The historically low interest rate environment underscores a key argument supporting additional fiscal stimulus – one that Janet Yellen, the new Treasury Secretary designate, emphasized in her confirmation hearing. Simply put, she noted, with interest rates at rock bottom levels, the time to “go big” is now. Despite the huge debt build up in recent years, the cost of servicing that debt has actually gone down, as interest payments by the Treasury on its outstanding debt are actually the lowest in decades as a share of GDP. As long as the economy is growing faster than the nominal interest rate on Treasury securities, which is expected to be the case in the foreseeable future, the debt-servicing burden will continue to decline.
Hence, at this juncture the government can readily afford to incur more debt to meet the dire needs of an economy that is struggling to overcome a rampaging health crisis and provide a bridge to help it through to the other side of the crisis. Nor should the massive fiscal stimulus generate concerns that it would lead to an inflation outbreak. That concern would have merit if the economy did not have enough real resources to absorb the increased government spending. With about 10 million workers still on the sidelines from the 22 million laid off at the height of the pandemic, there is still a copious amount of slack in both the labor and product markets to use up before that point is reached.
A rapidly worsening health situation, weakening incomes, depleted savings for lower income families and cooler weather led consumers to slam their wallets shut in November and December. Personal spending fell for the first time in this recovery cycle in November while retail sales fell for a third consecutive month in December. Reluctance to spend by households - which account for about 70 percent of GDP - heading into the New Year bodes ill for the economy’s performance in the first quarter.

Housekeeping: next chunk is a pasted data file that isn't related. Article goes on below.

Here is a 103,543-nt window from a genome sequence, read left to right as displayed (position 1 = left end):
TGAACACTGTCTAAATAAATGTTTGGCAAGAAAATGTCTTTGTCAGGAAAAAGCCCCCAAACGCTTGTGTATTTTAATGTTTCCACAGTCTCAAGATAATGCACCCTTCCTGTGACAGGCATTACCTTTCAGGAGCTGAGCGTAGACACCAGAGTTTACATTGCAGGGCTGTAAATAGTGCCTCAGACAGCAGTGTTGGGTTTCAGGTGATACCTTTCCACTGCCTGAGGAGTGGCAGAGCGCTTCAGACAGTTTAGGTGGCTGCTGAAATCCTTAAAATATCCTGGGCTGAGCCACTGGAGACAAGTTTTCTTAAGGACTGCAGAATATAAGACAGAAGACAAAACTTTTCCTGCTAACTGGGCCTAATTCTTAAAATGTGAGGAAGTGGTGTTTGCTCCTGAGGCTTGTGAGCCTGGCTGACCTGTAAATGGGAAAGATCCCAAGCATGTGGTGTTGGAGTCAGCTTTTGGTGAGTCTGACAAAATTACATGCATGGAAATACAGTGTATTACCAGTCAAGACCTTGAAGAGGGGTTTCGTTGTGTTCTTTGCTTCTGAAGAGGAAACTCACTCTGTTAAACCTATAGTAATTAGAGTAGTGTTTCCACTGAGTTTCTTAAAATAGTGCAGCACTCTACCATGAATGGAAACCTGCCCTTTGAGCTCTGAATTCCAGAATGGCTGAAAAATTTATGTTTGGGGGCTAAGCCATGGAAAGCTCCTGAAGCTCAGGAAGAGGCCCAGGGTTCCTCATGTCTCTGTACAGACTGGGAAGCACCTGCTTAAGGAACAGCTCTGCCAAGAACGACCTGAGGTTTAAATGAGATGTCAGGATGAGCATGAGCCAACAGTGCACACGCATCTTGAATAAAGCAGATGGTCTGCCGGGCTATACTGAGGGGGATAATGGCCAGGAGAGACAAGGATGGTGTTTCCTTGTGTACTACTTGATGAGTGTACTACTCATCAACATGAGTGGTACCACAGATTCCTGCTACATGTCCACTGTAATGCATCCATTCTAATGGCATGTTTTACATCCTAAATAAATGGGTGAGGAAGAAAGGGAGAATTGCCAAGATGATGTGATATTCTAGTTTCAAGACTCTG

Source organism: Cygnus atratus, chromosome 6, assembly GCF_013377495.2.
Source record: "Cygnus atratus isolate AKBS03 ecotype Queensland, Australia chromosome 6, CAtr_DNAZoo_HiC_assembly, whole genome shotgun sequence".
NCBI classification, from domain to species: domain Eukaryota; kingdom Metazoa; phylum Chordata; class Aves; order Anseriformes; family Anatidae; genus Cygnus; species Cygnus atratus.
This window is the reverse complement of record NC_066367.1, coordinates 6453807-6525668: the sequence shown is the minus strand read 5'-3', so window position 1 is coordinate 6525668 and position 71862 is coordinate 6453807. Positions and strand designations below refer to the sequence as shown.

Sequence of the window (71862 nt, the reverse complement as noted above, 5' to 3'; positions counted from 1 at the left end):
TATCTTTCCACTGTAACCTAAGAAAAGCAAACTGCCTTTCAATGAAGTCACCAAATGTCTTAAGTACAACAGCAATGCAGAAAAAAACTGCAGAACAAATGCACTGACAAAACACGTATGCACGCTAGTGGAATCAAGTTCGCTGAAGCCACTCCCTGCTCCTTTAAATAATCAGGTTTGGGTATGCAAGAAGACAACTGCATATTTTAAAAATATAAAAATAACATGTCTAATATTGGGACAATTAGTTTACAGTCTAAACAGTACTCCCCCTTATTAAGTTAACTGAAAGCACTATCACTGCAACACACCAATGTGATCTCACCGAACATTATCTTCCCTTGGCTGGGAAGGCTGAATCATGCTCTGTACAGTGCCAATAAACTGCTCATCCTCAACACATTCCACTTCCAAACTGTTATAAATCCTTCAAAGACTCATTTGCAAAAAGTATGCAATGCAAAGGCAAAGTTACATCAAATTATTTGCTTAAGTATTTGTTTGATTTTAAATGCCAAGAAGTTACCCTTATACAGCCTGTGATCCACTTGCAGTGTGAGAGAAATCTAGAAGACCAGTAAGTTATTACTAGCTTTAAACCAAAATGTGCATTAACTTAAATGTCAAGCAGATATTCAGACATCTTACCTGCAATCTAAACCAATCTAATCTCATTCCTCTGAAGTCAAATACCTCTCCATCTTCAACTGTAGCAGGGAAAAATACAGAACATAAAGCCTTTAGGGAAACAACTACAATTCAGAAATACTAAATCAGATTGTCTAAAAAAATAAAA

But while demand fell off late last year, particularly among lower-income households who bore the brunt of the layoffs, a big reason for the weakness in spending was the lack of purchasing options due to business restrictions for people up the income ladder. These households, most of whom retained their jobs and built up a huge savings cushion from their foregone spending, are well positioned to jump-start the economy’s growth engine as restrictions are lifted, hopefully in the spring and summer when a growing fraction of the population becomes inoculated.
Meanwhile, Biden’s proposed fiscal plan (American Rescue Plan) is expected to provide a near-immediate $1 trillion lift to household disposable income - with lower- to middle-income families benefiting from an additional round of checks, expanded unemployment benefits and other support measures - thereby supporting stronger consumer spending in coming months than would otherwise be the case. The combination of replenished finances among less well-off households, a huge savings cushion waiting to be unleashed among upper-income families, an improving health situation, warmer weather, and rebounding consumer confidence should lead to a robust acceleration in consumer spending in the second and third quarters. Hence, once the pandemic’s grip on the nation is loosened, brighter days lie ahead for the U.S. economy.
Darryl J. Fess
President & CEO
Robert E. Brown
EVP & Division Executive
Commercial Real Estate Banking
David B. L'Heureux
EVP & Division Executive
EVP & Division Executive
Retail and Business Banking